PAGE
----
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MEET: Suzanne of jelly by Anna Stassen of www.sakurajewellery.com


Nestled in the heart of Reading is jelly, a wonderful charity championing the creative arts. The charity has played a strategic role in Reading’s cultural life since 1993 – enabling art to appear in unexpected places and creating opportunities for people to look on and join in. jelly’s founders believe in the power of the arts to delight, intrigue, challenge and enrich and are committed to forming creative alliances and partnerships that encourage art and cultural life to flourish. UK Handmade caught up with co-founder of jelly, Suzanne Stallard to find out more about this energetic arts charity.


How did jelly come about and what is the jelly ethos? Jelly was founded by myself and Andy Lord in 1993 (gulp) as Reading


28 | ukhandmade | Spring 2012


didn’t have a very active arts scene. Proximity to London may have been the cause of that but, with two arts schools and a well established arts studio that included noted artists such as Cornelia Parker, it seemed the time was right to make the first jelly gallery - originally an idea conceived by myself some time earlier whilst still a student.


You have been working with artists and designer-makers in Reading for many years, putting on interactive events to bring the arts to the community; why do you feel this is important? It's our way of engaging with the community, we believe it definitely enriches people’s lives, makes them see Reading together and bridges the gap between artists/ makers and the community. We are passionate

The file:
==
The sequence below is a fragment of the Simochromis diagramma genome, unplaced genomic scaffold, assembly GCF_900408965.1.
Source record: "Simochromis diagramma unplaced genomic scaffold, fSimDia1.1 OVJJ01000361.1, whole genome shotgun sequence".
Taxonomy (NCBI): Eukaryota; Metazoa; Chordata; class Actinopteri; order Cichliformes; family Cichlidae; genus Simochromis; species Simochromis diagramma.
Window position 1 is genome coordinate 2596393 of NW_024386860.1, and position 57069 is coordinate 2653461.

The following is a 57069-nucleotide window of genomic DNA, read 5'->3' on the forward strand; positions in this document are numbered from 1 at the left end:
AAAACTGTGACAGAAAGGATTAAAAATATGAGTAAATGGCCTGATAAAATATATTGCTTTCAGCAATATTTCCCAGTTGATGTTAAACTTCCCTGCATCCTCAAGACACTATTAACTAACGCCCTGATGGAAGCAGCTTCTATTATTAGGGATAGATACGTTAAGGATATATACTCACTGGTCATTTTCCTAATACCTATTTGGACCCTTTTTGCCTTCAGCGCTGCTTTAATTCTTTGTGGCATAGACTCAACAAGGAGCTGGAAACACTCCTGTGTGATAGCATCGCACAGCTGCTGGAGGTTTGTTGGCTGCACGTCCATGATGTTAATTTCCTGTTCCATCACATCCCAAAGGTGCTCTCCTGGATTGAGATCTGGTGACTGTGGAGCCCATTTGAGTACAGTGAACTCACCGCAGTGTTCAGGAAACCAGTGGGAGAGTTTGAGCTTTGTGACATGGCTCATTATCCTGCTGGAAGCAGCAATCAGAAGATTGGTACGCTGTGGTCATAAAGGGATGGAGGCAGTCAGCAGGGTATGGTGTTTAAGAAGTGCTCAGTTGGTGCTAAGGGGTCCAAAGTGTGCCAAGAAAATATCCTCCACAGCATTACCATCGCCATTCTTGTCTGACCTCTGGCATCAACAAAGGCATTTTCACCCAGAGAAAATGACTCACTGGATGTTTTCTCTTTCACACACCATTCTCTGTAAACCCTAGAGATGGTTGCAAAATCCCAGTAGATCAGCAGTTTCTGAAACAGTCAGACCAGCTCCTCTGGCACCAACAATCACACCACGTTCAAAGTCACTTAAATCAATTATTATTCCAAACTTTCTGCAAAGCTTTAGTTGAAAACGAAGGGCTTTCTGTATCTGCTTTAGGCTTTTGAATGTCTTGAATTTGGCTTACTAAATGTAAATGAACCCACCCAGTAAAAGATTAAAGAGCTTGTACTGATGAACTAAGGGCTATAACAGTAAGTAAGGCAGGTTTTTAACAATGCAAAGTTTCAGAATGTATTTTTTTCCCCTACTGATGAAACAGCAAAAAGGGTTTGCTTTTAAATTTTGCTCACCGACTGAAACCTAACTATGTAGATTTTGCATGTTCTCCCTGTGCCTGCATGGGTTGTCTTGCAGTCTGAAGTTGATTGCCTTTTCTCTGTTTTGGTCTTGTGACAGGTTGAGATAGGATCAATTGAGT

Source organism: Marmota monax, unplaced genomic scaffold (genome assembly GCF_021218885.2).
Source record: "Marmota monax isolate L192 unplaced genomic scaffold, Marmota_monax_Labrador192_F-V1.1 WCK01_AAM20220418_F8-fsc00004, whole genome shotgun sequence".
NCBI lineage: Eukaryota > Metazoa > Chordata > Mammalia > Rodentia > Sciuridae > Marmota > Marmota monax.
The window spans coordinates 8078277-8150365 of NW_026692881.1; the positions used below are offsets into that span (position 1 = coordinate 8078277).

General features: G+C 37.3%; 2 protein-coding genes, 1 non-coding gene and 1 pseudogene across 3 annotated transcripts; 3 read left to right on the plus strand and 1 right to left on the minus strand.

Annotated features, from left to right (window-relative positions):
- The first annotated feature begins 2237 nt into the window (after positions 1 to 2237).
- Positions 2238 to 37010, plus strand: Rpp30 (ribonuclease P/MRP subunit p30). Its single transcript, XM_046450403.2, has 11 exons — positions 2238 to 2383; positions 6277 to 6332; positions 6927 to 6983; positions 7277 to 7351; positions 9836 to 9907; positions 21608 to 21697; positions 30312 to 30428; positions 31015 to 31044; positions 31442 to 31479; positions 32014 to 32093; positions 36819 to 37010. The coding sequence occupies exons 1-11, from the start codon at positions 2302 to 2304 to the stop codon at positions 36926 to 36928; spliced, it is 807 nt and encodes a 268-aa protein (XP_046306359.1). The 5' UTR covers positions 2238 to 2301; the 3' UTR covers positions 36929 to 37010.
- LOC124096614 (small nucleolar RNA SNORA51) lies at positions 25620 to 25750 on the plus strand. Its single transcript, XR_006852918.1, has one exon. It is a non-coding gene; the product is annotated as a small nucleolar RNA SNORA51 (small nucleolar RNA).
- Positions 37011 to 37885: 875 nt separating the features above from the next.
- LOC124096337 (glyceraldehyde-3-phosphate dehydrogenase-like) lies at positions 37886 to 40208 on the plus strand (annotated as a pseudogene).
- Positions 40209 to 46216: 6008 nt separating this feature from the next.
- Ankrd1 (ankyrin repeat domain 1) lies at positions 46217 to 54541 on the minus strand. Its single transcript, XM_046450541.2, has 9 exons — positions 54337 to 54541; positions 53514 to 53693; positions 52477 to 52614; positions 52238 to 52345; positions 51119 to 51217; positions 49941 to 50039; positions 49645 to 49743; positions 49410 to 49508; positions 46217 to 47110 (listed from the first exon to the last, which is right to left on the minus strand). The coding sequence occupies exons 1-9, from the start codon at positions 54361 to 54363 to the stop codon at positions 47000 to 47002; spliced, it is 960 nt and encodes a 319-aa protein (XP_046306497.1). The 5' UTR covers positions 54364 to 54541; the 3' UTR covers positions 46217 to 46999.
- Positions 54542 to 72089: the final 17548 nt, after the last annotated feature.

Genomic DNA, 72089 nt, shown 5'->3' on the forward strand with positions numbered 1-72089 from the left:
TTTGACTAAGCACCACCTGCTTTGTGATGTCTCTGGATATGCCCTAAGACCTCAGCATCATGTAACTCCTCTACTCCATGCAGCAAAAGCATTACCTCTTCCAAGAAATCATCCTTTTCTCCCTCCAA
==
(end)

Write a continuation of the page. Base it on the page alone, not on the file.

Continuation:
about engaging with the community as we think that the arts can impact on people no matter what their backgrounds, education or culture. It brings people together and enriches our communities.


UK Handmade love the events that jelly organise such as the Third Thursday and Outside Inside, can you tell us more about the inspiration behind these regular events and how they have come about?


jelly has been putting on a number of events where we really step out of what we would feel comfortable doing and this is because we want to reach people. We want to change perceptions


and bring art into


different places. When jelly was founded,


it originally had a much longer name and this was to really


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